'After becoming convinced that I had not been educated for business, I resolved to find out some rule upon which I could depend in order to know I had the required answer. I sold out my small business and went to teaching and studying again, and I am happy to say, I, after teaching and studying fifty-nine years, am still improving in my work as teacher.

"In the rural schools, I find not more than one pupil in a dozen can repeat the multiplication table up to the 12th line without making a mistake. The pupils are required to memorize page after page of their textbooks without being able to understand half the words of the lesson; and when they are called up to recite, some of the bright pupils will answer all of the questions and another lesson is assigned to the class, while more than half of the class know nothing of the lessons recited!

" hold that our rural public schools are chargeable with these failures. We all know that, next to being an intelligent reader, everybody should be able to solve by the four common rules any practical problems that can come before him. Another trouble is: pupils are not taught the nature and power of letters and the correct method of spelling words. Teachers should require their pupils to spell some of the words in every lesson taught.

"I have written more than I intended; therefore, I will close with these observations: The first and principal cause of the school's trouble is that parents have ceased to control their children at home. Discipline is an indispensable means of teaching. Another cause of failure is the number of subjects taught. They attempt to teach everything and really teach nothing thoroughly. Every citizen in our land should be taught to read and to understand every word in a spoken or written discourse.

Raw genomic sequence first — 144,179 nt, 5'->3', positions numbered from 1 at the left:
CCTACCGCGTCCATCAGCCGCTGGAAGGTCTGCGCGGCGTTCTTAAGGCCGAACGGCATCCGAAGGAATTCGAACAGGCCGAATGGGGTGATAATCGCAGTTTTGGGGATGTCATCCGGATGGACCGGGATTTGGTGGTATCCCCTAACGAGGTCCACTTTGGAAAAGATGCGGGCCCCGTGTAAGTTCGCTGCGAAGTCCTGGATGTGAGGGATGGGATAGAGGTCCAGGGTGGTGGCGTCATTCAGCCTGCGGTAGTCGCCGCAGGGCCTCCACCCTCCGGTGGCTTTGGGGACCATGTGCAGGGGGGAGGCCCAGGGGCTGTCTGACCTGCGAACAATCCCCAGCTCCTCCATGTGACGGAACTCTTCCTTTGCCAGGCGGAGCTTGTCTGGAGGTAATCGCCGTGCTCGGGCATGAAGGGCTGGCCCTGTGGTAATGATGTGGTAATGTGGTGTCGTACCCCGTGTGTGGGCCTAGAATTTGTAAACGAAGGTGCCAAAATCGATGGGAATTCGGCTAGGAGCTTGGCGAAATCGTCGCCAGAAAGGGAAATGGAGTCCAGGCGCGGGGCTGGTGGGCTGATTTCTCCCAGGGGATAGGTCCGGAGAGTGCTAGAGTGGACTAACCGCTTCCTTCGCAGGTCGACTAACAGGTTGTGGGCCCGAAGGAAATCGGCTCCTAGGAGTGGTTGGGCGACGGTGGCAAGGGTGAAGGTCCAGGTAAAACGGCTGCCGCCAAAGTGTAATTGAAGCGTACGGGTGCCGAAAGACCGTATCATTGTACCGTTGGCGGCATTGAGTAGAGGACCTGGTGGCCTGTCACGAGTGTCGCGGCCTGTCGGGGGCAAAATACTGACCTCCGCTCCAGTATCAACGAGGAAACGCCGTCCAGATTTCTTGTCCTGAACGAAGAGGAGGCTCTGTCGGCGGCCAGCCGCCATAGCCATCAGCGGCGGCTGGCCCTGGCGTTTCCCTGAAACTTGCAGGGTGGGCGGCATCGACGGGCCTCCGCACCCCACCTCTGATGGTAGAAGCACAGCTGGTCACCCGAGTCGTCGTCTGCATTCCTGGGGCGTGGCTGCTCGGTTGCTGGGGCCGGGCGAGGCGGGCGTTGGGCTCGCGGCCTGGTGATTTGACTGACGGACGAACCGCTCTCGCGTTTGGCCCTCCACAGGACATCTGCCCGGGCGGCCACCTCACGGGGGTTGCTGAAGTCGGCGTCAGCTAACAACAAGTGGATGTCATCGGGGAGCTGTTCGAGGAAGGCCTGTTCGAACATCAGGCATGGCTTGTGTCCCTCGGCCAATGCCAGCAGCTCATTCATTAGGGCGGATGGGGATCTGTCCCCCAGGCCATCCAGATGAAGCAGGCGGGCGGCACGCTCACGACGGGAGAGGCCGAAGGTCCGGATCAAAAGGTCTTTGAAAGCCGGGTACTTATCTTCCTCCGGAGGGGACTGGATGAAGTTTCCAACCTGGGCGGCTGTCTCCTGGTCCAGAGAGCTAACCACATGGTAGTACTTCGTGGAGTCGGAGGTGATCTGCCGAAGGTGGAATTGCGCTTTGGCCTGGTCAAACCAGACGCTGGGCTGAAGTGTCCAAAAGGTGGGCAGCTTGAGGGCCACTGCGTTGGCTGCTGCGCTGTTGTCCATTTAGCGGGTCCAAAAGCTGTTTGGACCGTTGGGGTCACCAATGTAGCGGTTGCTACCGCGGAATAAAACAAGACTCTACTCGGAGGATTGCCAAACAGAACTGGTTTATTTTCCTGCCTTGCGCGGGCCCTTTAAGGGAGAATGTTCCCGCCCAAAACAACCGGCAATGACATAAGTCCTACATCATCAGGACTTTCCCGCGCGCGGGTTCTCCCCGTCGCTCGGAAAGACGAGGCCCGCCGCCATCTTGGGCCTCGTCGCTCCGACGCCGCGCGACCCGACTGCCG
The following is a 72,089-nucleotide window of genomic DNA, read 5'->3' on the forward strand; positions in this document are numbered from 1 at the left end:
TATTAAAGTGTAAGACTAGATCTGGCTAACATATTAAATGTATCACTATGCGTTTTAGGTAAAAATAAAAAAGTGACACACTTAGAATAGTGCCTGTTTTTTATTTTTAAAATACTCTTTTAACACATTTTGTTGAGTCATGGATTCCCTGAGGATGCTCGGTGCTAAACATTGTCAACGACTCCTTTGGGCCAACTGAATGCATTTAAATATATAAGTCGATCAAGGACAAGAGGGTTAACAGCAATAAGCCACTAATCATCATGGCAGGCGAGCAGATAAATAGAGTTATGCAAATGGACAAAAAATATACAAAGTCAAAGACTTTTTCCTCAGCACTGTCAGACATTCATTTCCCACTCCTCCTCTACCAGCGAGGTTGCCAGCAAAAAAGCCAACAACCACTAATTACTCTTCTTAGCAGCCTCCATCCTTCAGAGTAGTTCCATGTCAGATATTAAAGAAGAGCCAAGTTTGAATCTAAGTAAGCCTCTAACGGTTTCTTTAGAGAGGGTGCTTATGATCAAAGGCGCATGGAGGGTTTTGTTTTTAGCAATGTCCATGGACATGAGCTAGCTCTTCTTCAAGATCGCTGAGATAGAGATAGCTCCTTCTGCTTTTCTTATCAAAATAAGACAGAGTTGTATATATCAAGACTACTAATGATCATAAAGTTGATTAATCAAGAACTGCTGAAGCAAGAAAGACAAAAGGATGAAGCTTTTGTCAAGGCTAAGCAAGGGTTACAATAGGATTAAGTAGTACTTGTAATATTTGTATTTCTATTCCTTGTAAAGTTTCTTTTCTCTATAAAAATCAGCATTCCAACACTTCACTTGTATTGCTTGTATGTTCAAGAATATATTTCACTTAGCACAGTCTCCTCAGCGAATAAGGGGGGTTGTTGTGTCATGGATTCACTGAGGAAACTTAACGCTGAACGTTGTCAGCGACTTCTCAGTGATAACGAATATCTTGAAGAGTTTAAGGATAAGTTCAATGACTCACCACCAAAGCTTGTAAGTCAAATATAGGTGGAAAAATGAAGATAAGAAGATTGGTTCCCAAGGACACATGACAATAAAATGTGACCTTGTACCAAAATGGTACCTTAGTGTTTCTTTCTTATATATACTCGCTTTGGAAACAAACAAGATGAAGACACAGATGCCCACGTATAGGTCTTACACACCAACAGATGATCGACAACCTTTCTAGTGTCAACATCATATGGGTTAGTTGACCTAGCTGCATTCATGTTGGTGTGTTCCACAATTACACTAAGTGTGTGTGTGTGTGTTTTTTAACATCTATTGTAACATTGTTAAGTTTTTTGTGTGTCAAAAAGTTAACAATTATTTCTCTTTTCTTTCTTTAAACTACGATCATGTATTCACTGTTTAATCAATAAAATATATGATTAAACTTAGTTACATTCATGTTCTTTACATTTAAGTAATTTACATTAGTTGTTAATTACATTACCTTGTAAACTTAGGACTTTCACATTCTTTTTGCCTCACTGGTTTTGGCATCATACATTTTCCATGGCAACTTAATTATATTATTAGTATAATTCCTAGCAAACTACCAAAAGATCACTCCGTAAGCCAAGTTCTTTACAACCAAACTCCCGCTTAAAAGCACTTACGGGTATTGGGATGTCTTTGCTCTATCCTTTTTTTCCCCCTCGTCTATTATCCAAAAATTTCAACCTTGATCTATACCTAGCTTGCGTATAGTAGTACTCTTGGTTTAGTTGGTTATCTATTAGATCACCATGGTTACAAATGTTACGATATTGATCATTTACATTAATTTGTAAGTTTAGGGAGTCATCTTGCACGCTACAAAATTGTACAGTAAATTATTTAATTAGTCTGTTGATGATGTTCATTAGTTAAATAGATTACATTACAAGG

"Elocution should be taught at mother's knee, and kept up in the schoolroom. We should have eloquent readers as well as eloquent speakers. Every teacher should know the scale of music and be required to teach the same at least once a day. I find not more than one person in a dozen that can pronounce every word, make the proper pauses and inflections, and emphasize the proper words in a single sentence in order to draw out the meaning of the writer. Every teacher should be required to take the following oath: 'I, , do solemnly swear that I will teach in any school to which I may be assigned, to the best of my knowledge and ability, giving equal rights to all and special privileges to none, so help me God.' All other public officials have to be sworn in, and why not teachers?

"Inasmuch as I have confined my labors to the poor country people, I am financially a failure; but I have the joy of knowing I have imparted not to hundreds but to thousands of my fellow creatures, a practical knowledge of spelling, reading, writing, arithmetic, English grammar, and geography; and I know too, that when I arrive at the pearly gates, my Saviour will say, 'He is one that has come up through much tribulation."

(Mr. Allen and his first wife were the parents of Laura Agnes, Richard Montgomery, Stephen Decatur, Alexander Hamilton and Alice Clara. Mrs. Allen passed away in 1884.)

(In June 1885, Mr. Allen married Mrs. Mary Thornton Jackson, a widow of Eufaula, Alabama. They had four children: Eiland Anderson, R. E. Buford, Annine McDavid and Mallory Johnson.)